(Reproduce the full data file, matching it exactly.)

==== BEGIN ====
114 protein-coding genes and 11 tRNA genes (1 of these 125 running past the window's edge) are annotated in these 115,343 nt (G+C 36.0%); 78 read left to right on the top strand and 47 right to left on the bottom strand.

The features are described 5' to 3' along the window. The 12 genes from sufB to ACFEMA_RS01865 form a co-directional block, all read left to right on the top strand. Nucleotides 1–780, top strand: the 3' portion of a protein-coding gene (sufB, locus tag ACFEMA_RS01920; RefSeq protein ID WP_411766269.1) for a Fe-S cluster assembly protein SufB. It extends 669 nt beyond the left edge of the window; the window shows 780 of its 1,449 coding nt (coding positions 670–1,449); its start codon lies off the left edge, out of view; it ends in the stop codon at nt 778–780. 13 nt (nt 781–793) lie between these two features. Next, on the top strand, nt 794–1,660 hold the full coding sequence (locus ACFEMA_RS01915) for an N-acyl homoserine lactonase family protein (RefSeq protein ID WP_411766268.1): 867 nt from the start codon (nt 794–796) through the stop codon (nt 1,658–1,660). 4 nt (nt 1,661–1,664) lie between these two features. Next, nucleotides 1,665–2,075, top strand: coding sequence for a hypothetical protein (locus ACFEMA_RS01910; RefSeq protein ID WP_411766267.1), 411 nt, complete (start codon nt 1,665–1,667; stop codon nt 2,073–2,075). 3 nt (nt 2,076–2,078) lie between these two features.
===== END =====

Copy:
114 protein-coding genes and 11 tRNA genes (1 of these 125 running past the window's edge) are annotated in these 115,343 nt (G+C 36.0%); 78 read left to right on the top strand and 47 right to left on the bottom strand.

The features are described 5' to 3' along the window. The 12 genes from sufB to ACFEMA_RS01865 form a co-directional block, all read left to right on the top strand. Nucleotides 1–780, top strand: the 3' portion of a protein-coding gene (sufB, locus tag ACFEMA_RS01920; RefSeq protein ID WP_411766269.1) for a Fe-S cluster assembly protein SufB. It extends 669 nt beyond the left edge of the window; the window shows 780 of its 1,449 coding nt (coding positions 670–1,449); its start codon lies off the left edge, out of view; it ends in the stop codon at nt 778–780. 13 nt (nt 781–793) lie between these two features. Next, on the top strand, nt 794–1,660 hold the full coding sequence (locus ACFEMA_RS01915) for an N-acyl homoserine lactonase family protein (RefSeq protein ID WP_411766268.1): 867 nt from the start codon (nt 794–796) through the stop codon (nt 1,658–1,660). 4 nt (nt 1,661–1,664) lie between these two features. Next, nucleotides 1,665–2,075, top strand: coding sequence for a hypothetical protein (locus ACFEMA_RS01910; RefSeq protein ID WP_411766267.1), 411 nt, complete (start codon nt 1,665–1,667; stop codon nt 2,073–2,075). 3 nt (nt 2,076–2,078) lie between these two features.